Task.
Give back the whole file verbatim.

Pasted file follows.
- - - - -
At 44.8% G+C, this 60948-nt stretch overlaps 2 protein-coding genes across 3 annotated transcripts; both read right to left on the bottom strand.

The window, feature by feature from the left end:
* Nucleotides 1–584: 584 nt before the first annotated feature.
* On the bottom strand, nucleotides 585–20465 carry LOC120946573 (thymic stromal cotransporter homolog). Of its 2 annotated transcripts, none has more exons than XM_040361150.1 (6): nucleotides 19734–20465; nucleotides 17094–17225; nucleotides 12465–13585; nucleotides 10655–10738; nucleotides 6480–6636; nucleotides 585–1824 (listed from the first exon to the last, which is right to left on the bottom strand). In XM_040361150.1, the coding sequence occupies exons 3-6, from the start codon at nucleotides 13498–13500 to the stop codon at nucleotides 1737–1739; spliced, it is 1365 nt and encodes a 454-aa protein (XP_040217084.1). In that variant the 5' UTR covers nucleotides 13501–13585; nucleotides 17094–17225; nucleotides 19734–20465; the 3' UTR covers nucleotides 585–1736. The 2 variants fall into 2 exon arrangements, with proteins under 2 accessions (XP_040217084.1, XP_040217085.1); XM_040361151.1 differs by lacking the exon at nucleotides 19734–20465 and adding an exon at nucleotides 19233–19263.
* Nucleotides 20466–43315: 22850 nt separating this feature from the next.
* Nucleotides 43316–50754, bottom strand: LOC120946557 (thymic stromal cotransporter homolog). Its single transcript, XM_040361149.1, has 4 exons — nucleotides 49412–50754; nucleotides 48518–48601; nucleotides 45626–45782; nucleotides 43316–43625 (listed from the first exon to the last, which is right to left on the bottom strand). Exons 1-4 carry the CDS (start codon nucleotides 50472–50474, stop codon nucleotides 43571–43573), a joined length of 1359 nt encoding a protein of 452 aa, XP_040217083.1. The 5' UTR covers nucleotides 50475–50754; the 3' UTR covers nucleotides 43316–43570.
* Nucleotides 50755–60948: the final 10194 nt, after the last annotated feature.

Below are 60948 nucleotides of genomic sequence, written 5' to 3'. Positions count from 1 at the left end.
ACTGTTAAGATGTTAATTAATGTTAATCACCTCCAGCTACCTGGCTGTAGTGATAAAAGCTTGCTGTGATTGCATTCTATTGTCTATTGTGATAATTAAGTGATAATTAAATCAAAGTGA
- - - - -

At 44.8% G+C, this 60948-nt stretch overlaps 2 protein-coding genes across 3 annotated transcripts; both read right to left on the bottom strand.

The window, feature by feature from the left end:
* Nucleotides 1–584: 584 nt before the first annotated feature.
* On the bottom strand, nucleotides 585–20465 carry LOC120946573 (thymic stromal cotransporter homolog). Of its 2 annotated transcripts, none has more exons than XM_040361150.1 (6): nucleotides 19734–20465; nucleotides 17094–17225; nucleotides 12465–13585; nucleotides 10655–10738; nucleotides 6480–6636; nucleotides 585–1824 (listed from the first exon to the last, which is right to left on the bottom strand). In XM_040361150.1, the coding sequence occupies exons 3-6, from the start codon at nucleotides 13498–13500 to the stop codon at nucleotides 1737–1739; spliced, it is 1365 nt and encodes a 454-aa protein (XP_040217084.1). In that variant the 5' UTR covers nucleotides 13501–13585; nucleotides 17094–17225; nucleotides 19734–20465; the 3' UTR covers nucleotides 585–1736. The 2 variants fall into 2 exon arrangements, with proteins under 2 accessions (XP_040217084.1, XP_040217085.1); XM_040361151.1 differs by lacking the exon at nucleotides 19734–20465 and adding an exon at nucleotides 19233–19263.
* Nucleotides 20466–43315: 22850 nt separating this feature from the next.
* Nucleotides 43316–50754, bottom strand: LOC120946557 (thymic stromal cotransporter homolog). Its single transcript, XM_040361149.1, has 4 exons — nucleotides 49412–50754; nucleotides 48518–48601; nucleotides 45626–45782; nucleotides 43316–43625 (listed from the first exon to the last, which is right to left on the bottom strand). Exons 1-4 carry the CDS (start codon nucleotides 50472–50474, stop codon nucleotides 43571–43573), a joined length of 1359 nt encoding a protein of 452 aa, XP_040217083.1. The 5' UTR covers nucleotides 50475–50754; the 3' UTR covers nucleotides 43316–43570.
* Nucleotides 50755–60948: the final 10194 nt, after the last annotated feature.

Below are 60948 nucleotides of genomic sequence, written 5' to 3'. Positions count from 1 at the left end.
ACTGTTAAGATGTTAATTAATGTTAATCACCTCCAGCTACCTGGCTGTAGTGATAAAAGCTTGCTGTGATTGCATTCTATTGTCTATTGTGATAATTAAGTGATAATTAAATCAAAGTGA